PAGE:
A Little Too Late
Written By: Tammy Ferebee
I nervously tap my French manicured nails on the kitchen table. I don’t need anyone to tell me I did something wrong. I know I did. When you need help confronting your own child, without a doubt, you took a wrong turn somewhere.
“You’ve got the upper hand.” She coaches, “Don’t let her lead. Don’t accept her lies.”
The door swings open and in walks my sixteen year old looking closer to my age than the friend she’s walking in with.
“What’s up, Ma?”
“I thought you told her to come alone.”
“Nice to see you, too, Auntie Carol,” my daughter directs at my sister.
“This is my friend Gaby,” she introduces.“She can wait in my room while we talk.
With no more than a wave, Gaby exits the kitchen and heads up the staircase in search of the door with the Do Not Disturb sign hanging center.
“So what’s up, Ma?”
“The hanging out late. I want to talk to you about that.”
“It has to stop, Danielle. You’re only sixteen. You’re too young to be acting so grown. I know that I’ve been lenient, but we need to discuss curfew.”
She folds her arms. “Curfew?” Her tone defensive.
Carol jumps in. “Watch that tone, little girl.”
“I’m talking to my mother.”
“And, I’m talking to you.”
I stand. “Now listen, I don’t want this to become a fight. I just need to discuss a few things with you.”
Carol looks at me. “Stop beating around the bush. Ask this child what you need to ask her. Who’s the mother here?”
I cut my eyes at my sister before turning back to my daughter.
“Ma, did I do something wrong?”
“This relationship you’re in.”
She quickly questions, “What about it?”
“I’m not feeling too good about it anymore.”
“And why is that?”
My tone soft and calm. “You’re not spending as much time at home, your grades are slipping, you’re making your relationship a priority. I’m concerned, sweetheart. I don’t like the way you’re changing. I’ve heard through the grapevine that there are some rumors circulating.”
“That’s what girls do, Ma. They talk.”
Carol jumps in. “Yeah, but all rumors start from somewhere.”
“What are you accusing me of?”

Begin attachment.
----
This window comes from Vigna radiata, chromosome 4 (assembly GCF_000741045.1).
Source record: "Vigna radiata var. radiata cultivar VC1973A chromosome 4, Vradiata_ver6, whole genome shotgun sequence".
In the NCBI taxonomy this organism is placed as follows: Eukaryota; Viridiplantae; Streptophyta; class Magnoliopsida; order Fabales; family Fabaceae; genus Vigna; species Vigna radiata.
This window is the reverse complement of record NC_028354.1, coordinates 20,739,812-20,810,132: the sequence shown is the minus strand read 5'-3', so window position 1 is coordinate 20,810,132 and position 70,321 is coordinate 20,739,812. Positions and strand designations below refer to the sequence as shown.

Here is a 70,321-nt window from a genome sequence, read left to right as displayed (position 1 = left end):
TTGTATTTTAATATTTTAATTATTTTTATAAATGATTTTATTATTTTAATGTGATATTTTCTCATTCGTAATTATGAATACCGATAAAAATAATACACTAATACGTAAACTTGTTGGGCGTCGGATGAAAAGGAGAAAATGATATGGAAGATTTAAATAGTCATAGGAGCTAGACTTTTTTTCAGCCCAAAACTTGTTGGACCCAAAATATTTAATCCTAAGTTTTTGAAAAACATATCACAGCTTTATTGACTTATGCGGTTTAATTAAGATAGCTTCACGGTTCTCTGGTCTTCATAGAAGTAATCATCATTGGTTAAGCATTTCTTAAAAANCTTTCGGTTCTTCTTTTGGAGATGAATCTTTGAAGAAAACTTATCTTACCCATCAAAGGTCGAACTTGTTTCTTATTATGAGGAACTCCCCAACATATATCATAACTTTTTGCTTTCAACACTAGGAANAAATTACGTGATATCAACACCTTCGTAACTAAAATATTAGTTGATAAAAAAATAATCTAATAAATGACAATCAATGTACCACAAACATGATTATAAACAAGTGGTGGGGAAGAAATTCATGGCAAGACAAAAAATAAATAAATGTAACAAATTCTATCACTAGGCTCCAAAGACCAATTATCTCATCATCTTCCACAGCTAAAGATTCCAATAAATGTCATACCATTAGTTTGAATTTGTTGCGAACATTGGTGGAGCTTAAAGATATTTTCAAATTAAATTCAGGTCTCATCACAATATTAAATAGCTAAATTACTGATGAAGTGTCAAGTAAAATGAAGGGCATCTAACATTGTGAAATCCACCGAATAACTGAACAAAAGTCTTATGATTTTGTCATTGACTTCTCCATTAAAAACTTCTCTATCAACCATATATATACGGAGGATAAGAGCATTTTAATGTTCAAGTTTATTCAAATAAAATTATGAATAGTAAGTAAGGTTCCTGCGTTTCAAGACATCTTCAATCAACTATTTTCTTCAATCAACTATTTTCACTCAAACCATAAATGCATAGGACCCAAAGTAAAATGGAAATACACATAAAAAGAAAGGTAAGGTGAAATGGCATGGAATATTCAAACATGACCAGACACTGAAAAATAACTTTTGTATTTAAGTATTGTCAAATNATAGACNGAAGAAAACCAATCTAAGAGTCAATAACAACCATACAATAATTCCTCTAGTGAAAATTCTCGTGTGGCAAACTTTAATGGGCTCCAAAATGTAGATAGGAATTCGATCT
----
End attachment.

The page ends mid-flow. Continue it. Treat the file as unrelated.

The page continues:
“Look I wasn’t born yesterday. I know there isn’t a party every other night. I also know with the way your grades are slipping that you aren’t studying every night like you say. So what are you doing?”
Danielle turns to me.
“Look at me!” Carol demands. “I’m talking to you, now. Answer my question.”
“Then why are you failing?”
“I’m not failing.”
“Oh, right. A D is still passing. I forgot. I still can’t wrap my mind around that. Talk your way out of this. Your mom called Shawna’s house the other night and her mom said you weren’t there, but Shawna was. Where were you?”
“I went to the library.”
“When you got home, you told your mother you were with Shawna. Why’d you lie?”
“I was at first, but then I left to go by myself. Why are you asking me this?”
I jump in, “Carol, stop.”
She doesn’t. “Do you want to talk about the birth control pills you had hidden in your dresser drawer?”
Danielle turns to me. “Why are y’all in my room?”
Carol continues, “Do you think they failed you?” She holds up the unopened box. “Why else would you need an EPT?”
“Enough, Carol! This is beginning to sound more like an attack.”
“I’m just doing what you won’t do. I think you have reason to be concerned. A size two doesn’t become a size four for no good reason.”
I can see the tears form in my baby’s eyes. “Is there anything you want to tell me, Danielle?”
“You guys have already made up your mind about me. I’m a slut, right, mom?”
“No, baby.” I reach out to my daughter. “I just need to know what’s going on with you.”
She pulls away from me. “What happened to trust? To privacy?”
“I’m concerned, Danielle.”
“So that gives you the right to invade my privacy?”
“That wasn’t my intention.”
“That’s what you did. And you wouldn’t have done that if you really trusted me.”
“I do trust you.”
“Then why are you snooping through my things?”
"I think I have that right, Danielle. I’m your mother.”
The room becomes silent. My daughter’s face reveals pain. My sister’s, anger.
“Can I go, Ma? I don’t want to talk about this when I have company.”
I hesitate before nodding once.
Carol scoffs loudly. “This was a joke. You do know that, right?”
I stand silently.
“You didn’t even get an answer from her.”
I don’t respond.
“You keep right on letting her act like she’s grown, Diana, and you’re going to lose her completely. You’re her mother. Her mother!” she repeats. “You’re not her damn friend!”
I sit back down at the table as my sister leaves. With my face buried in my palms, all I can question is how I lost my position of authority in my household.